Belle Point Press, 2023, 104 pp.
Notes on the Balds of Southern Appalachia
Shrubs encircle this mountaintop like a monk’s tonsure.
I imagine this bald in 1820— a herd of short-horned cows
driven up 4,600 feet by dogs and farmhands on horseback.
At the summit, they folded knobbed legs and didn’t stand
for an hour, shaking crickets from wet flanks,
staring at the shadows beneath Mount Mitchell
and stars emerging, twenty at a time.
My friend says that horses tear up the ground,
won’t move from a patch of grass till they have torn out
the roots. Cows, he says, take better care of sod.
Maybe this is why the balds of our mountains light
on us with a sparrow’s weight: occasionally,
we can appreciate a careful animal.
Forest is reclaiming the grassy balds of the mountains
to the west, a park managed by federal order. Spring pumps
and smokehouses at Greenbriar and Cades Cove dissolve
beneath leaf litter. Blueberry barrens harbor beech saplings
on Andrew’s Bald, covering the hogpen footprint, the
hunting cabin, overwriting pasture and cropland,
starting the forest clock over at zero.
On Max Patch, in a Pisgah forest held
by more lenient strictures, wild snapdragons
survive each summer mowing and multiply.
It’s September. Goldenrod and ironweed
freckle the hilltop. Cricketsong shimmers
at our knees, laps against the rainfly all night.
The murmur of voices loosens like smoke.
Reading poetry as a teenager, phrases
like “my daughter,” “my son,” or “as I fold laundry”
extinguished interest like the smell of shit. The firm thud
of a diaper tossed in the trash
“Domestic tranquility” suffocated, like oil
Second oldest of seven, my only scar from childhood
is a two-inch stripe on my knee from changing
baby siblings on the floor, legs a wide V
with baby between my knees.
One time out of hundreds
the pin cut forward too fast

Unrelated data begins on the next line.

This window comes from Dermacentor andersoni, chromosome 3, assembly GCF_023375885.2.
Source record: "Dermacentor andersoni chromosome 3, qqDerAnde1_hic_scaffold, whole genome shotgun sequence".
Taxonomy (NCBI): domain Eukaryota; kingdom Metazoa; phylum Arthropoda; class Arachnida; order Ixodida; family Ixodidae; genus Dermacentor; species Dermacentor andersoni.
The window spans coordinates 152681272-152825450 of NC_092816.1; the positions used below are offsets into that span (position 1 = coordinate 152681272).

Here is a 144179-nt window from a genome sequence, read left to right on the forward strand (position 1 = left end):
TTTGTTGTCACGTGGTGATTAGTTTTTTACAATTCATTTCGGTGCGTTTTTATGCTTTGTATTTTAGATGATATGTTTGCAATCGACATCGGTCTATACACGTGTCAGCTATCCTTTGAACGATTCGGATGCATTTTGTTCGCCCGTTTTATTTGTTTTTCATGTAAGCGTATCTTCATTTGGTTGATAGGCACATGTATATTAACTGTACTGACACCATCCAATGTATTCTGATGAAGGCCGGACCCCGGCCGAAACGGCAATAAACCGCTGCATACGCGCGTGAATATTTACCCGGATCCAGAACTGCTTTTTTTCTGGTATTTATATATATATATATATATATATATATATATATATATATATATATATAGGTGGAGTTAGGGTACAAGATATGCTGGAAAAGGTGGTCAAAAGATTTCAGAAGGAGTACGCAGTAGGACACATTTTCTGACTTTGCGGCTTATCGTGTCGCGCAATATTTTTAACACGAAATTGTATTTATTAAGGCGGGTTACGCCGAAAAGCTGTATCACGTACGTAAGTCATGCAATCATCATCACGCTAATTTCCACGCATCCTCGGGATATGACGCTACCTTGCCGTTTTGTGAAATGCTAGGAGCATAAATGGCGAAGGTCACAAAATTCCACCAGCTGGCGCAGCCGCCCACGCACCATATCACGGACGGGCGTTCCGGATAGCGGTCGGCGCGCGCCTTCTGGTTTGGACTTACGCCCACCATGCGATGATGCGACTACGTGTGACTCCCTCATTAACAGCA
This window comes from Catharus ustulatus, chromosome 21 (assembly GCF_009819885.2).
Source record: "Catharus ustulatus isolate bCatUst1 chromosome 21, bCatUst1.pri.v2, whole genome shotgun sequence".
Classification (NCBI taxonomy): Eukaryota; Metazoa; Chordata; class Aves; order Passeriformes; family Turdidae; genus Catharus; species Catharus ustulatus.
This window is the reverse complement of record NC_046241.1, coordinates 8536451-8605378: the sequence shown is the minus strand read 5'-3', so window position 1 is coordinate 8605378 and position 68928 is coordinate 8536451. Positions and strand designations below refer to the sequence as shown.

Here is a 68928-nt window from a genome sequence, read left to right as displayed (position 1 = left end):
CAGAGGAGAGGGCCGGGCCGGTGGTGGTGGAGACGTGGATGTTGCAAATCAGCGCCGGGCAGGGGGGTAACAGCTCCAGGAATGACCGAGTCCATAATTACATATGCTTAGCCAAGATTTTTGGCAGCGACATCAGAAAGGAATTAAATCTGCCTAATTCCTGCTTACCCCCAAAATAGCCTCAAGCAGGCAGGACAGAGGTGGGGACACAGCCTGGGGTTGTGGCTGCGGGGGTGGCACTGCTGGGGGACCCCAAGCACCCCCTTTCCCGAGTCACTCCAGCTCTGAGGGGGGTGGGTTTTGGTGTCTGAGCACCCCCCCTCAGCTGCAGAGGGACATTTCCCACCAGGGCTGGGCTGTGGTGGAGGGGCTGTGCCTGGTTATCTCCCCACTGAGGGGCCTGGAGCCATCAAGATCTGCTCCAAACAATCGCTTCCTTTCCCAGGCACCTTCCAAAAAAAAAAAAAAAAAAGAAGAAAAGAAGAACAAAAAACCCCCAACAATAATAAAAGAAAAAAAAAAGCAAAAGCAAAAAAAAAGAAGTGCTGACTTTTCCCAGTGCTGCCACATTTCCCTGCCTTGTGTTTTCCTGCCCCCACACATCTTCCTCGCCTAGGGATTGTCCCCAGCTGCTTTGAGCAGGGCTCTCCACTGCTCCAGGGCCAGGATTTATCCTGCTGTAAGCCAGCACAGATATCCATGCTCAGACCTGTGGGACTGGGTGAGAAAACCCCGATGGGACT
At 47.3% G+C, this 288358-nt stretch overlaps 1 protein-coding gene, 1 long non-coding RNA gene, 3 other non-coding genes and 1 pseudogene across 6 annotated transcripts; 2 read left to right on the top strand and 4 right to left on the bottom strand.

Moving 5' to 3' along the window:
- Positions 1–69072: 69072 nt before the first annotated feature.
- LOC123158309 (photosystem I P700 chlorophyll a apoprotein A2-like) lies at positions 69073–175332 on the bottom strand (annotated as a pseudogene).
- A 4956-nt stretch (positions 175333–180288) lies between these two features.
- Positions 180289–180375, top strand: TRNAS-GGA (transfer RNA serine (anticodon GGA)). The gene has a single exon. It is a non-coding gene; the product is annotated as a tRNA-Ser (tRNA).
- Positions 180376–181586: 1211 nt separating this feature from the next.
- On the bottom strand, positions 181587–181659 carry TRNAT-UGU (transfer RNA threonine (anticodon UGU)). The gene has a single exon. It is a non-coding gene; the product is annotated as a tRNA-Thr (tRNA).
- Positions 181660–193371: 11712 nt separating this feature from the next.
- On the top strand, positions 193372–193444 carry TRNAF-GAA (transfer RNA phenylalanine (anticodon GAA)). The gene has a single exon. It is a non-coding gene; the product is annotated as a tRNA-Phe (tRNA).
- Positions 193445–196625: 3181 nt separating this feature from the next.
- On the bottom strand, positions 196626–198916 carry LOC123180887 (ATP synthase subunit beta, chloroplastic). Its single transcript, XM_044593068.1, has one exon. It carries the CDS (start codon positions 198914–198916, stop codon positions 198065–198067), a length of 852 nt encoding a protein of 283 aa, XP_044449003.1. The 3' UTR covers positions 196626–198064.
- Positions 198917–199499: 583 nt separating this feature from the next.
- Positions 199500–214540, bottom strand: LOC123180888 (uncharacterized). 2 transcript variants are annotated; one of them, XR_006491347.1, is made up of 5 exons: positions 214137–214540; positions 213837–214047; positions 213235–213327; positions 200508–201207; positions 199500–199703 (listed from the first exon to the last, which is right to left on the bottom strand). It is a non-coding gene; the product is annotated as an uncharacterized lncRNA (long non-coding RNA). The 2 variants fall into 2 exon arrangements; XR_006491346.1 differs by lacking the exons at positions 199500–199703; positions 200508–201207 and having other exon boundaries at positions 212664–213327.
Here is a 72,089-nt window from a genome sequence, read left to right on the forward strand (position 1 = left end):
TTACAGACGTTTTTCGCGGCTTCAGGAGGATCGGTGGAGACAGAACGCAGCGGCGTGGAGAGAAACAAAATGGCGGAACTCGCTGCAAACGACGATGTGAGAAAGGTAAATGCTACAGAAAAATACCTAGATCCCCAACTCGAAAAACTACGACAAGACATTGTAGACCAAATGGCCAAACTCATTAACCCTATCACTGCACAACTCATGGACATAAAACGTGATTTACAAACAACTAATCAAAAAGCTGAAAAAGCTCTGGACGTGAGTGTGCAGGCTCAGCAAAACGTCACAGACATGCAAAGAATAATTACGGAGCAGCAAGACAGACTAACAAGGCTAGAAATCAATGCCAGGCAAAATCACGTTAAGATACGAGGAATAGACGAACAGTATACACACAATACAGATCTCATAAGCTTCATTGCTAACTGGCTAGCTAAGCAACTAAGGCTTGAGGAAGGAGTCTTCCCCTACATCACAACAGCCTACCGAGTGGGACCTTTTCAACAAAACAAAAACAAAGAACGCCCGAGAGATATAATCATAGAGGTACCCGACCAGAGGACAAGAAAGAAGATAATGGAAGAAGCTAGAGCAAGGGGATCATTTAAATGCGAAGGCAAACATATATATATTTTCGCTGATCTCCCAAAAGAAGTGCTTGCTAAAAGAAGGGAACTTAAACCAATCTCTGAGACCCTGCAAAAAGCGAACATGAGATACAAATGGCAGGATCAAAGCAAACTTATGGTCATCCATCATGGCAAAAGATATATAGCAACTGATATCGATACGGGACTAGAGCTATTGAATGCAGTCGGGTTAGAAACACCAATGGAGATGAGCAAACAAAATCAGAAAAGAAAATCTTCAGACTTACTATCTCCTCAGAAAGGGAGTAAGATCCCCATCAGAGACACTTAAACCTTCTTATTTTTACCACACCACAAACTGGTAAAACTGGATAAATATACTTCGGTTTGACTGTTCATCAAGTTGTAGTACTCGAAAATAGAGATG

through the tripled cotton gauze,
the shallow Z motion of the needle tip scoring a deep
red line, blushing only a little, hardening quickly.
My friends’ scars were trophies of sport, scouting,
freedom. Secretly, I loved my domestic
scar, because it meant I was needed
When I made a daughter and laid down
in the lucid dream of new motherhood,
all I had was my daughter
and the slime trails and greasy stains
of domestic tranquility.
Something in my body said this again.
But I don’t want to die
so I add this to my work,
leaning at the wall of windows in my forehead,
cutting the paint that seals them shut
with a razor.
Anna Laura Reeve is a poet living and gardening near the Tennessee Overhill region, traditional land of the Eastern Cherokee. Previous work of hers has appeared or is forthcoming in Beloit Poetry Journal, ROOM Magazine, Terrain.org, and others. She is the winner of the 2022 Adrienne Rich Award for Poetry, a finalist for the 2022 Ron Rash Award and the 2022 Heartwood Poetry Prize, and a two-time Pushcart nominee. Her debut poetry collection, Reaching the Shore of the Sea of Fertility, is available from Belle Point Press.
If you purchase a book through our Bookshop.org affiliate link, ACM receives a small percentage of the cost.